In Andrea Breth’s staging at Salzburg we meet the titular hero
as early as during the orchestral introduction, slumped in a chair
watching TV, showing an eternal railway filmed from an onrushing
train, a scene that recurs at the beginning of the following acts.
The ageing Onegin contemplating his unsuccessful journey through
life? That he has himself to blame for his failure we know all
too well already and Peter Mattei makes it even clearer through
his uncommonly forbidding portrayal of the haughty snob. Whatever
attracted Tatyana to him? Not until the last act does he realize
his mistakes and as the magnificent actor he is Peter Mattei then
reveals deeper feelings formerly hidden behind the arrogant façade.
Since Anna Samuil’s matured Tatyana by then is Onegin’s equal,
socially and mentally, their heated confrontation becomes a real
high-spot that remains on one’s retina for a long time.
The action has been
moved to fairly recent times and we encounter a rather decadent
Russia, short on joy, short on warmth, rich on cynicism and
heavy drinking. The festive polonaise is danced by a sole sloshed
man whose sense of rhythm has long since deserted him. If this
is the 1980s, as the booklet notes suggest, we are probably
witnessing the disintegration of the Soviet society. But there
are always risks when a director transports the action to another
time and in this opera the central duel scene is totally out
of place in (almost) present time – an anachronism if ever there
was one. The outcome of that scene is still tragic and one can’t
help feeling pity for poor Lensky who dies on a stage filled
with water. The strangest thing of all is when Filipyevna, who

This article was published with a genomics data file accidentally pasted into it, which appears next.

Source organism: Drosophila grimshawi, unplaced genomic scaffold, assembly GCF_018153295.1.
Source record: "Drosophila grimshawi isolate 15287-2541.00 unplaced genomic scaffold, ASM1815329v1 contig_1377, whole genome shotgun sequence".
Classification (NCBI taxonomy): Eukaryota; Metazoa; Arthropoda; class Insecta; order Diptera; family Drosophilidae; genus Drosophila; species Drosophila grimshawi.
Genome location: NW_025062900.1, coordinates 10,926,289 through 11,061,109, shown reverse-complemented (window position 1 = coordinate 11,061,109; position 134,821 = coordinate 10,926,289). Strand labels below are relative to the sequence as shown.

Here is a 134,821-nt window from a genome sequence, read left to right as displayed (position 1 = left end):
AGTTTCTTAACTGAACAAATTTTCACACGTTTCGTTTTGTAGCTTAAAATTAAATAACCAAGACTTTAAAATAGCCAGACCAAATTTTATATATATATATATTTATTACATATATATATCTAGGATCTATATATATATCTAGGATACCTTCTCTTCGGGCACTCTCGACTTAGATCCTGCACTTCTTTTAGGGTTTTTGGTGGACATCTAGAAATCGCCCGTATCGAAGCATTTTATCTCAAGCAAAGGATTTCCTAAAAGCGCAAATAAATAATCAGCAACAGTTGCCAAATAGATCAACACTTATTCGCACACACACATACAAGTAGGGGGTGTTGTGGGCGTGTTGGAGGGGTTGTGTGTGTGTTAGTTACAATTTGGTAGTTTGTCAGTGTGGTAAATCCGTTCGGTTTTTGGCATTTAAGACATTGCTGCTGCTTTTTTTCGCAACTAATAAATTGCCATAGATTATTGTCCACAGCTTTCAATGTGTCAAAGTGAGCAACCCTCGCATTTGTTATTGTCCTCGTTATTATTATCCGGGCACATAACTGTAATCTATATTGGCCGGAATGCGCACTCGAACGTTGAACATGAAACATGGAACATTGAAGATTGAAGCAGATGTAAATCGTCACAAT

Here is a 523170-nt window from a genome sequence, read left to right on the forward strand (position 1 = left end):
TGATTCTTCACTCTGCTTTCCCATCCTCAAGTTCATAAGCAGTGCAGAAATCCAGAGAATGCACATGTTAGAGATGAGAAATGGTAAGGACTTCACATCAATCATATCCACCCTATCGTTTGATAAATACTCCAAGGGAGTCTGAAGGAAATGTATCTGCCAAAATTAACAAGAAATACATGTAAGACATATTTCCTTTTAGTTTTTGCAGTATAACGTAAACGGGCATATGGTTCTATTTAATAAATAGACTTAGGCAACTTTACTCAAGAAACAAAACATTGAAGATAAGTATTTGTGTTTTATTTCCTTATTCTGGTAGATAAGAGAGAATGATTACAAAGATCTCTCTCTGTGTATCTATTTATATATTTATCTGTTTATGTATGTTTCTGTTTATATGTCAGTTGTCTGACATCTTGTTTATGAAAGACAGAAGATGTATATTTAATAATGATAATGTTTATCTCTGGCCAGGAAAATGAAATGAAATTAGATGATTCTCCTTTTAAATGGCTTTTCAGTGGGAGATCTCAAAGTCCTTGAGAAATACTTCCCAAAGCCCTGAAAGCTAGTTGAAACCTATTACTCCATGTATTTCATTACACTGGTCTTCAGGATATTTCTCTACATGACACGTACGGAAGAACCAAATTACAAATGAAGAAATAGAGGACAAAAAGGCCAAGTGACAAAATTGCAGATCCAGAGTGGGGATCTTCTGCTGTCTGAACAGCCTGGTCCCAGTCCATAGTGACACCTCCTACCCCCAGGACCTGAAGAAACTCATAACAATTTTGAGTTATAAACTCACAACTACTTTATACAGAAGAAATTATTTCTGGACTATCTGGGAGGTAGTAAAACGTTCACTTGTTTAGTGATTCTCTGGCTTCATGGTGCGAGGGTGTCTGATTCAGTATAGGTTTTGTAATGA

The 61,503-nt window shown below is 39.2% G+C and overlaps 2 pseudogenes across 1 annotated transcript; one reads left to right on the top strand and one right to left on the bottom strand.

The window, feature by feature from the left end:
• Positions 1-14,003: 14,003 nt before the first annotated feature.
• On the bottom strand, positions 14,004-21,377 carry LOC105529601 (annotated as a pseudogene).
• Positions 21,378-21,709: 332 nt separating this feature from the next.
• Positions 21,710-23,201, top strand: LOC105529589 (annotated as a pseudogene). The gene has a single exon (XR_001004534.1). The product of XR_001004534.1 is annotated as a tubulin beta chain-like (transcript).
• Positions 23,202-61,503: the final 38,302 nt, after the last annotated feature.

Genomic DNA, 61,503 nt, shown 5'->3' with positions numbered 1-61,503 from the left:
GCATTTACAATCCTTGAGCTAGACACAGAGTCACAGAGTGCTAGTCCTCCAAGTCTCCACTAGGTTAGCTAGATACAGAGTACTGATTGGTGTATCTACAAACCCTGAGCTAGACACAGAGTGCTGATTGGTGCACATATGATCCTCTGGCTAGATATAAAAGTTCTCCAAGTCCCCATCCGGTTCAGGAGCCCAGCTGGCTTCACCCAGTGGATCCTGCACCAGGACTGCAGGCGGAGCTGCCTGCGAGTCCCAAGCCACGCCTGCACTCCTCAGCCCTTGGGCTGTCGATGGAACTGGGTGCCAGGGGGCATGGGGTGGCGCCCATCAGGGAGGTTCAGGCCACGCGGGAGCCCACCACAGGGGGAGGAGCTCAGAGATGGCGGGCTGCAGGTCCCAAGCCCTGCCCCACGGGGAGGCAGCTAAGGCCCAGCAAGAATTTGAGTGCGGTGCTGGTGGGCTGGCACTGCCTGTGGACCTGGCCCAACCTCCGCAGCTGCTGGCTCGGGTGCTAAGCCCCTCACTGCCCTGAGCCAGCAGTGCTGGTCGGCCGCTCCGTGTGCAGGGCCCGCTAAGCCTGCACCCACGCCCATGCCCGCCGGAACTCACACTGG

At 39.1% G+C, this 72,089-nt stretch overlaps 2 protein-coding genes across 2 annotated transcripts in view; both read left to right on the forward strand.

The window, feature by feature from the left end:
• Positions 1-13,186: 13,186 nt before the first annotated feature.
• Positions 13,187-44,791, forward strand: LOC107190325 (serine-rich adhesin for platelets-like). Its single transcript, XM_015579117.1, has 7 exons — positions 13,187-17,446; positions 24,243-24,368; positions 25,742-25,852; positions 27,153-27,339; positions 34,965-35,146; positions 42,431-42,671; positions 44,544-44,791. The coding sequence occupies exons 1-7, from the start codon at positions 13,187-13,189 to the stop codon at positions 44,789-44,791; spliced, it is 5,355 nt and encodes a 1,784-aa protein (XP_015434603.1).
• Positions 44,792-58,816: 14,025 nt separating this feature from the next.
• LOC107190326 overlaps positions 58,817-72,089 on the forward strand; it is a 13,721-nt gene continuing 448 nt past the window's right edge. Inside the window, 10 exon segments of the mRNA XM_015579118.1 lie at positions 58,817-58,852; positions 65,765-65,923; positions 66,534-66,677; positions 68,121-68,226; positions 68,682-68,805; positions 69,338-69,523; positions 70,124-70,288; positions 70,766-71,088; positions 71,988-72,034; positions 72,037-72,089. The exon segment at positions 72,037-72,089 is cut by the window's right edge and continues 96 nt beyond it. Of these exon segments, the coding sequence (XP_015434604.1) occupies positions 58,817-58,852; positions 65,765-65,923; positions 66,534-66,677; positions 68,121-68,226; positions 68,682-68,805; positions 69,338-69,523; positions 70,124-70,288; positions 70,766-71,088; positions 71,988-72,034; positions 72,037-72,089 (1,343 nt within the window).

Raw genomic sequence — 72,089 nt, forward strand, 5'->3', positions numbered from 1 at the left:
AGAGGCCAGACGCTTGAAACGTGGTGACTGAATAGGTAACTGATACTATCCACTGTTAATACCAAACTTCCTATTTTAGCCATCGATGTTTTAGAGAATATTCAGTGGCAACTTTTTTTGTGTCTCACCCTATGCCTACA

has had a strongly dominant function throughout the first act,
goes to sleep in a newly dug grave. One associates this in a
vague way with Erda in Siegfried – but why?
It’s short on romance
as well and Tatiana’s letter scene, well sung and well acted
though it is, falls flat when she types the letter to
Onegin. All in all there were several things that robbed this
gloomy but beautiful score of some of its magic. It was however
saved by wonderful lush playing from the Wiener Philharmoniker
under an evidently inspired Daniel Barenboim. We also get good
singing and acting from both principals and cameos. Of the latter
Ryland Davies, in the 1970s and 1980s one of the finest lyric
tenors around, now in his mid-sixties was a wonderful tragicomic
Triquet with the voice still in fine fettle. Ferruccio Furlanetto
was a classy Prince Gremin and Ekaterina Gubanova was no mean
Olga. Impressive for his sensitive acting as well as fine lyric
singing was Joseph Kaiser’s Lensky. A long scar on his cheek
seemed to tell us that he probably had been involved in fights
over similar matters before.
Anna Samuil was
young and innocent looking and her letter scene, in spite of
the typewriter, was deeply affecting and Peter Mattei is possibly
the leading Onegin in the world today. He dominates the stage
not only through his physical appearance but even more through
his expressivity and, of course, the magic beauty of his voice.
I saw him on TV a couple of years ago in a French production
of this opera where he was just as good.
Brian Large supervised the video production expertly but there
were a couple of places that the stage became messy, whether
due to the direction or the camera work I can’t tell. The sound
Not a production
that I could buy wholeheartedly but the singing and acting was
certainly on a very high level.